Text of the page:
Tuesday, April 13, 2010

Confederacy, Slavery, and History

It has been an interesting year already for history. In Texas some conservatives are trying to blight parts out. And in other areas of the South we see a similar attitude.

It used to almost cute, in place like the Beverly Hillbillies, the War of Northern Aggression.  Aw, they don't know history.  Cute.

It isn't cute any longer. And it sure as hell is not acceptable.

Virgina, in the wake of attacks on gay rights. Slapped the US of A, African Americans, and history across the face with a declaration of Confederate History Month, something the previous Dem governors refused to do. But when Reps rule VA, they let it all hang out. If that wasn't insulting and dumb enough, they didn't bother to mention the slave issue. And when called on it took some time before realizing the trouble brewing. But the idea they came up with was first slavery was no big deal, then they said it was and kinda acknowledged it.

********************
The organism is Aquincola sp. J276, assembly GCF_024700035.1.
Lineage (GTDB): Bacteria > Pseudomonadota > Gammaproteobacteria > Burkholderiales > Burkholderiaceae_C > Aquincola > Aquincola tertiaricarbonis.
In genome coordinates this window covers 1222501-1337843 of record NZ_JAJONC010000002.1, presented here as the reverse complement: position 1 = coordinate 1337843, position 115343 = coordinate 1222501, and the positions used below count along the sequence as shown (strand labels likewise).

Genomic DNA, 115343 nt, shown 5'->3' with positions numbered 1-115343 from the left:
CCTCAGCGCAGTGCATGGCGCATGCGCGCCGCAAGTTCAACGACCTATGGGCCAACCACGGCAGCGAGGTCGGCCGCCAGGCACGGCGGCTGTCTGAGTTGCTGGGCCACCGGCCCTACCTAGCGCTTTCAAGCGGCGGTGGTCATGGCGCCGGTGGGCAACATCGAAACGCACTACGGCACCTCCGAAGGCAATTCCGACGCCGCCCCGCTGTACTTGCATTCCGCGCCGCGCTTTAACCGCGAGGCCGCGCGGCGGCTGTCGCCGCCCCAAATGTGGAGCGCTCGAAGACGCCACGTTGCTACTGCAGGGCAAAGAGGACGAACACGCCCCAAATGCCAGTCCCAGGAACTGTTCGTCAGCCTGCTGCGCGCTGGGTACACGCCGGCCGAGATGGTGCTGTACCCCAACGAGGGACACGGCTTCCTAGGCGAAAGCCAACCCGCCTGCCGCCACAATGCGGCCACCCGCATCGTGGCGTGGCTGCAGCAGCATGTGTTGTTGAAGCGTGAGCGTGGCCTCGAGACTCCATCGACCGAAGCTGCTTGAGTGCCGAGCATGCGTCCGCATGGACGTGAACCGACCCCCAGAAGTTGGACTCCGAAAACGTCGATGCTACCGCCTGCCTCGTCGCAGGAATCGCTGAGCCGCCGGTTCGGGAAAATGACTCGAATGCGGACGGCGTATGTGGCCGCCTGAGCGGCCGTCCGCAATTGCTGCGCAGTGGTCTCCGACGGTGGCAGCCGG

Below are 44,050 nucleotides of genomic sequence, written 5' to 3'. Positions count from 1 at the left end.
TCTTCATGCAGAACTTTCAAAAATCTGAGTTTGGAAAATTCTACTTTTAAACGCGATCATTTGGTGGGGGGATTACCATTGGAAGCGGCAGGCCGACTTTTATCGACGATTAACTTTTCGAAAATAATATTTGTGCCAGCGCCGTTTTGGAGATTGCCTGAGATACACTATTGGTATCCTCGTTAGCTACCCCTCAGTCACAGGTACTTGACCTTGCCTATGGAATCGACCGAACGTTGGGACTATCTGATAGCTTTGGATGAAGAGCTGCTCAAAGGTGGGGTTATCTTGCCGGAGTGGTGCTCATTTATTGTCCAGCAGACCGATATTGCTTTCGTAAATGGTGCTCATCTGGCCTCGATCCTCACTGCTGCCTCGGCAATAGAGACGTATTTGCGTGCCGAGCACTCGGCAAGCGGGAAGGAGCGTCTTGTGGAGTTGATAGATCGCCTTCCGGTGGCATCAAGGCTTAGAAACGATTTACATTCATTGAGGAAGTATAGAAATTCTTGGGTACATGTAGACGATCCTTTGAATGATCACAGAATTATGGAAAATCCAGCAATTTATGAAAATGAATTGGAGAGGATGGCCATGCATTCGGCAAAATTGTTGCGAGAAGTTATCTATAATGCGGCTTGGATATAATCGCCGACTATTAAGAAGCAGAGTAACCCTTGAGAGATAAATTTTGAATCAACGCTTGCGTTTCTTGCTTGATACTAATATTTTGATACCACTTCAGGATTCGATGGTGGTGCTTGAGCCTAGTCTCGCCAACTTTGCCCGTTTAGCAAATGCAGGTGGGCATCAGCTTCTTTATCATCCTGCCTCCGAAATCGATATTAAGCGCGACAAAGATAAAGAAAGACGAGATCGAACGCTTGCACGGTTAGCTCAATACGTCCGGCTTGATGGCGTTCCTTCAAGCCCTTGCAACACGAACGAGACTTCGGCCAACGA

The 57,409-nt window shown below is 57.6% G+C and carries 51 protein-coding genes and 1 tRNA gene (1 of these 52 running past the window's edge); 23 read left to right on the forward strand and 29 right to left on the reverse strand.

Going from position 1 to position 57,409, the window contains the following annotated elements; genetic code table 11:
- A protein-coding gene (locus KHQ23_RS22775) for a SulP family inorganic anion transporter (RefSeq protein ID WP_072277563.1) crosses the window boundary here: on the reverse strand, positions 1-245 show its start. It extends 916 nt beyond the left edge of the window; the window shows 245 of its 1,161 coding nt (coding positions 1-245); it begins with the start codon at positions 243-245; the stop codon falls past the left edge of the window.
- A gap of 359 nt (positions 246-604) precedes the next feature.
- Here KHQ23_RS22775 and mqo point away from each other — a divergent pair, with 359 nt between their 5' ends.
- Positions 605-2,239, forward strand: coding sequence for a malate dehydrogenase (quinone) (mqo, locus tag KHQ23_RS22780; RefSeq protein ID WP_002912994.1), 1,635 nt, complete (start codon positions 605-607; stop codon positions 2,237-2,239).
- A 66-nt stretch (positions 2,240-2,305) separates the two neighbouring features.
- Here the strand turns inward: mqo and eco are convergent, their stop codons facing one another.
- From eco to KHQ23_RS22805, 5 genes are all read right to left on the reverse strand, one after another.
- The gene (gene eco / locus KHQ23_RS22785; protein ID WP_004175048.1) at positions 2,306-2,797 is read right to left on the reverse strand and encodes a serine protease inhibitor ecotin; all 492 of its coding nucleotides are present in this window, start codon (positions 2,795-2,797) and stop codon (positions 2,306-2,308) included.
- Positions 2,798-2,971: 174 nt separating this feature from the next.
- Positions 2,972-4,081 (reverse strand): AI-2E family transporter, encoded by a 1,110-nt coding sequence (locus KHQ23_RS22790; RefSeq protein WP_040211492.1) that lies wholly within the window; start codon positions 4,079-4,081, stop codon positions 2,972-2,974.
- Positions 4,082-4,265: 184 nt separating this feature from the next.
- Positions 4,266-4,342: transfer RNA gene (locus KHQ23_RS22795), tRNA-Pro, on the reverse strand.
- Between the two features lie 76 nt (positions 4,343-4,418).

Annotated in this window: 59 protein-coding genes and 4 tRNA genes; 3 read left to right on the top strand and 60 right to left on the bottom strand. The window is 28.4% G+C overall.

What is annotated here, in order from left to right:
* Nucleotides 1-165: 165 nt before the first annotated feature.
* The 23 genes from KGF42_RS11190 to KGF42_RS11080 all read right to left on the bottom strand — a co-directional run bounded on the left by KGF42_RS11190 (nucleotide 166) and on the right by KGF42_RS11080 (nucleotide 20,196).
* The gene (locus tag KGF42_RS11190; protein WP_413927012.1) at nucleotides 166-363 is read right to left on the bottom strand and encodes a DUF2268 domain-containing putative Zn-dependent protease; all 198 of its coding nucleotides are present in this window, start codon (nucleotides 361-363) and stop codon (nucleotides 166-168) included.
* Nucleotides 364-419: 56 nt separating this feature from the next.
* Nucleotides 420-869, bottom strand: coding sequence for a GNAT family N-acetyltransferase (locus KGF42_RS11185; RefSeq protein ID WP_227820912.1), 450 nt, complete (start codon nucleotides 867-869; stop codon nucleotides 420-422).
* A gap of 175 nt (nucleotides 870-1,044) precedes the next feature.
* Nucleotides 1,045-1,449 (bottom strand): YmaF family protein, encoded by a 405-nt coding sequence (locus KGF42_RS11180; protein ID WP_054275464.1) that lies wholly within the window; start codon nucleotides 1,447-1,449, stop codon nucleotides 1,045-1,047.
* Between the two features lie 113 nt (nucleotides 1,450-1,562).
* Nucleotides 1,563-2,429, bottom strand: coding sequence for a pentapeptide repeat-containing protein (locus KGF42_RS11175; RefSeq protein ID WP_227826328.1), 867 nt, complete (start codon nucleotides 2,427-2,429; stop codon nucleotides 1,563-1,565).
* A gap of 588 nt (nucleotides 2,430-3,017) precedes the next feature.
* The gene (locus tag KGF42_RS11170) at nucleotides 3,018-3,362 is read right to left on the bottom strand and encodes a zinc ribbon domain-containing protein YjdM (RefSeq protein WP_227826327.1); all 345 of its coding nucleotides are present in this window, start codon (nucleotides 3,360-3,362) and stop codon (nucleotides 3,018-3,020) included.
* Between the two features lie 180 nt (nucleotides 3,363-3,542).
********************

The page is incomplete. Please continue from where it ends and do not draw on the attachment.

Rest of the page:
Then the governor of Mississippi stepped in and into it. He defended blowing off slavery and the suffering. And then he to did a proclamation declaring April Confederate History Month. And he to just ignored slavery as an issue. And as noted to deny slaveries significance is impossible for this governor. In looking at Mississippi's declaration session, it specifically states slavery as a key reason they decided to act. They were nice enough to record that which they were to defend. How nice.

That is what the confederacy was about. The South spent 50 years threatening session time and again, and almost doing it more than once (And the story of Pres. Jackson facing down a senator from South Carolina over this and making him blink is just great.). It always came back to slavery. Another state joins, they might not be a slave state. OH NO! Remember history class? The confederacy. It is what it was. As are its symbols. The confederate flag stands for a defense of slave economics, for KKK night rides, and Jim Crow laws. (Sorry if that ruins Dukes of Hazzard or anything, it is just the facts.)

The history of the South is largely built on the backs of a people that yearned to be free from its mark. That is a history lesson too much of the South and far far too much of conservatism refuses to learn or consider.

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